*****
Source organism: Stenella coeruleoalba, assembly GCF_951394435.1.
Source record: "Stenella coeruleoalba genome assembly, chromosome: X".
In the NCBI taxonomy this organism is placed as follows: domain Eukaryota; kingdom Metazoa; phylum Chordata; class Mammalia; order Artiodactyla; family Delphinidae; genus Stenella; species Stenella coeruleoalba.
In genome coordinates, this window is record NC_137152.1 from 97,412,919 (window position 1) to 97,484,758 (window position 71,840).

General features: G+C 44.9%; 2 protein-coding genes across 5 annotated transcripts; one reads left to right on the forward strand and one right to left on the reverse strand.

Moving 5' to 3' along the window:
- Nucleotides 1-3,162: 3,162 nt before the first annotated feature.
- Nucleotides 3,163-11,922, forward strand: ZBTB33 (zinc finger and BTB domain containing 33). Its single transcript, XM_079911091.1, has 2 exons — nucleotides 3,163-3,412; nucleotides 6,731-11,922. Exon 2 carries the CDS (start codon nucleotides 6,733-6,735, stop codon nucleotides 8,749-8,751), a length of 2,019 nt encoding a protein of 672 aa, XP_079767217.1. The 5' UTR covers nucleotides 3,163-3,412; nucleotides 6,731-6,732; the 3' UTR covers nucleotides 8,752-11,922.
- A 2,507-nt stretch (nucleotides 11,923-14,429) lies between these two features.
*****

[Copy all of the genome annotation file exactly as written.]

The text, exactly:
Source organism: Stenella coeruleoalba, assembly GCF_951394435.1.
Source record: "Stenella coeruleoalba genome assembly, chromosome: X".
In the NCBI taxonomy this organism is placed as follows: domain Eukaryota; kingdom Metazoa; phylum Chordata; class Mammalia; order Artiodactyla; family Delphinidae; genus Stenella; species Stenella coeruleoalba.
In genome coordinates, this window is record NC_137152.1 from 97,412,919 (window position 1) to 97,484,758 (window position 71,840).

General features: G+C 44.9%; 2 protein-coding genes across 5 annotated transcripts; one reads left to right on the forward strand and one right to left on the reverse strand.

Moving 5' to 3' along the window:
- Nucleotides 1-3,162: 3,162 nt before the first annotated feature.
- Nucleotides 3,163-11,922, forward strand: ZBTB33 (zinc finger and BTB domain containing 33). Its single transcript, XM_079911091.1, has 2 exons — nucleotides 3,163-3,412; nucleotides 6,731-11,922. Exon 2 carries the CDS (start codon nucleotides 6,733-6,735, stop codon nucleotides 8,749-8,751), a length of 2,019 nt encoding a protein of 672 aa, XP_079767217.1. The 5' UTR covers nucleotides 3,163-3,412; nucleotides 6,731-6,732; the 3' UTR covers nucleotides 8,752-11,922.
- A 2,507-nt stretch (nucleotides 11,923-14,429) lies between these two features.